Feeds

QLogic gets another CNA kiss from IBM

Feel the power

Boost IT visibility and business value

IBM is double-dating with QLogic and its Fibre Channel over Ethernet adapters, in contrast to its less enthusiastic affair with Emulex.

Fibre Channel over Ethernet (FCoE) has Fibre Channel data packets transmitted across an Ethernet network with the server using a Converged Network Adapter (CNA) which combines the functions of Ethernet NIC and Fibre Channel Host Bus Adapter (HBA). Emulex and QLogic, the two main HBA manufacturers, are in a race to bring out single chip CNA cards and get design wins for them with server OEMs.

They also want storage array suppliers to use the chips to provide native FCoE access to their products. Brocade and Cisco are providing FCoE-capable Ethernet switches and the general Ethernet industry is helping to develop a lossless and low-latency Ethernet, expected possibly in 2011, which will provide the network speed and reliability needed by FCoE.

IBM has just said it will ship QLogic single-chip 8100 CNAs with its proprietary p Series servers, which use POWER processing chips. QLogic had previously gained a design win for its CNAs with IBM's x Series servers. It has also had its FCoE silicon used by NetApp to provide naive FCoE adapters for its storage arrays. EMC has provided a fourth feather in QLogic's cap by endorsing its CNAs for its storage products.

Emulex has not so far revealed any specific public adoption or certification by OEMs for the FCoE functionality of its CNA chip. This chip provides 10GigE NIC functionality and is said to provide RDMA and TCP/IP offload as well as the FCoE functions. It has been certified by IBM for use as a 10gigE adapter with its BladeCenter servers. The chip is software-upgradable to FCoE functionality so the potential for IBM FCoE endorsement is there.

Meanwhile IBM has endorsed an encrypting version of Emulex' Fibre Channel HBAs, pointing up Emulex' lack of public success in the CNA stakes. There is a fair amount of FUD flying around the CNA scene, much of it asking if Emulex actually does have a working CNA chip, meaning hardware and firmware, and suggesting that working with Server Engines instead of owning its own silicon is disadvantageous.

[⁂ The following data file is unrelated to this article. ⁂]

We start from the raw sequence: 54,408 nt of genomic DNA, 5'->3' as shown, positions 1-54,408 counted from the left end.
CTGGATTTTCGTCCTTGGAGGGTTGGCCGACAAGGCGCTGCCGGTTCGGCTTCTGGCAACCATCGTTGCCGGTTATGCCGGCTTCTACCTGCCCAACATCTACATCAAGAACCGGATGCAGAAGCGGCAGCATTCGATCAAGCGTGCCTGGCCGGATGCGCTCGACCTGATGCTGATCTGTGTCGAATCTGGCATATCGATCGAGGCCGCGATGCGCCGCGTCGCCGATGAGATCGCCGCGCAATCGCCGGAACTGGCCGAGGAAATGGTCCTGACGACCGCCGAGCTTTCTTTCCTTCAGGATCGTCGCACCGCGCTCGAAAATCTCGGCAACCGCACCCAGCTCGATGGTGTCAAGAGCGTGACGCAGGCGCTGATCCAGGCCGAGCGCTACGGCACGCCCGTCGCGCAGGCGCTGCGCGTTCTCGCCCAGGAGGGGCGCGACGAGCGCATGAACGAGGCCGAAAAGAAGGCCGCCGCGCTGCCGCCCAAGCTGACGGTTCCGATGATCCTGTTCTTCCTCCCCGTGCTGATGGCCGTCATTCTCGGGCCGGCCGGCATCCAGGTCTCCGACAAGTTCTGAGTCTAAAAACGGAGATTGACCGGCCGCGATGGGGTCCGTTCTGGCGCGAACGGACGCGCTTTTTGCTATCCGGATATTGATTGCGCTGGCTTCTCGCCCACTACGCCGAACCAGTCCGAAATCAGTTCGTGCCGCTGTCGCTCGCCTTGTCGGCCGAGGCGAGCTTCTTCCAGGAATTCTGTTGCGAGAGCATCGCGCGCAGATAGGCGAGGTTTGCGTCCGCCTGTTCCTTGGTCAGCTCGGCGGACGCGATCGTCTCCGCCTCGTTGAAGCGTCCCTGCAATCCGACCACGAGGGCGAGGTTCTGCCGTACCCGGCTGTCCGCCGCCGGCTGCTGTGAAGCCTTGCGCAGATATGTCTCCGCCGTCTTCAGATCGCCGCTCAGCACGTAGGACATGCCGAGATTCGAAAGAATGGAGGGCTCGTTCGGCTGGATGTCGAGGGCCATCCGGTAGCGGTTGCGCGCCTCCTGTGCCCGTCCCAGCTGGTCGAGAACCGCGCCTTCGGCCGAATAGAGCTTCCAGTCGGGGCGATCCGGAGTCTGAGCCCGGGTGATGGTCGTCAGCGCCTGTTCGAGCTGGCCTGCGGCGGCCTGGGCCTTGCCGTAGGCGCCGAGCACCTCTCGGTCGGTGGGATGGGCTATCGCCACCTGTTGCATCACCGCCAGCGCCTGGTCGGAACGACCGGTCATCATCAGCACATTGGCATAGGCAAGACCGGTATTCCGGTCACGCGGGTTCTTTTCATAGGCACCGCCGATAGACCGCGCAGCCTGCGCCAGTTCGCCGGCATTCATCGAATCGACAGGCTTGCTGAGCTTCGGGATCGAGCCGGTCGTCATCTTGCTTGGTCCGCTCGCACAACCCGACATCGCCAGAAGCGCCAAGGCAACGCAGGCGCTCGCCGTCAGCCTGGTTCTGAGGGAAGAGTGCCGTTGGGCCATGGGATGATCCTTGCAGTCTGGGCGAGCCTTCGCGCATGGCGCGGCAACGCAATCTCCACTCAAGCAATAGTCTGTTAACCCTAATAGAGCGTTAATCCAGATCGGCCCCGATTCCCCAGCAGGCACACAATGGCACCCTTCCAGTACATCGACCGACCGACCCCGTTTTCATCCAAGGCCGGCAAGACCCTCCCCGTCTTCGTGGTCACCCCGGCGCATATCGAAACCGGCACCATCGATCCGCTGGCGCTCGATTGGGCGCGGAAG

It is still very early days in FCoE adoption terms and early land grabs may not amount to much at all, especially if the Emulex chip really can do TCP/IP offload and RDMA as well as FCoE. The tables could well be turned in the future. ®

The essential guide to IT transformation

More from The Register

next story
The Return of BSOD: Does ANYONE trust Microsoft patches?
Sysadmins, you're either fighting fires or seen as incompetents now
Microsoft: Azure isn't ready for biz-critical apps … yet
Microsoft will move its own IT to the cloud to avoid $200m server bill
Oracle reveals 32-core, 10 BEEELLION-transistor SPARC M7
New chip scales to 1024 cores, 8192 threads 64 TB RAM, at speeds over 3.6GHz
Docker kicks KVM's butt in IBM tests
Big Blue finds containers are speedy, but may not have much room to improve
US regulators OK sale of IBM's x86 server biz to Lenovo
Now all that remains is for gov't offices to ban the boxes
Gartner's Special Report: Should you believe the hype?
Enough hot air to carry a balloon to the Moon
Flash could be CHEAPER than SAS DISK? Come off it, NetApp
Stats analysis reckons we'll hit that point in just three years
Dell The Man shrieks: 'We've got a Bitcoin order, we've got a Bitcoin order'
$50k of PowerEdge servers? That'll be 85 coins in digi-dosh
prev story

Whitepapers

5 things you didn’t know about cloud backup
IT departments are embracing cloud backup, but there’s a lot you need to know before choosing a service provider. Learn all the critical things you need to know.
Implementing global e-invoicing with guaranteed legal certainty
Explaining the role local tax compliance plays in successful supply chain management and e-business and how leading global brands are addressing this.
Build a business case: developing custom apps
Learn how to maximize the value of custom applications by accelerating and simplifying their development.
Rethinking backup and recovery in the modern data center
Combining intelligence, operational analytics, and automation to enable efficient, data-driven IT organizations using the HP ABR approach.
Next gen security for virtualised datacentres
Legacy security solutions are inefficient due to the architectural differences between physical and virtual environments.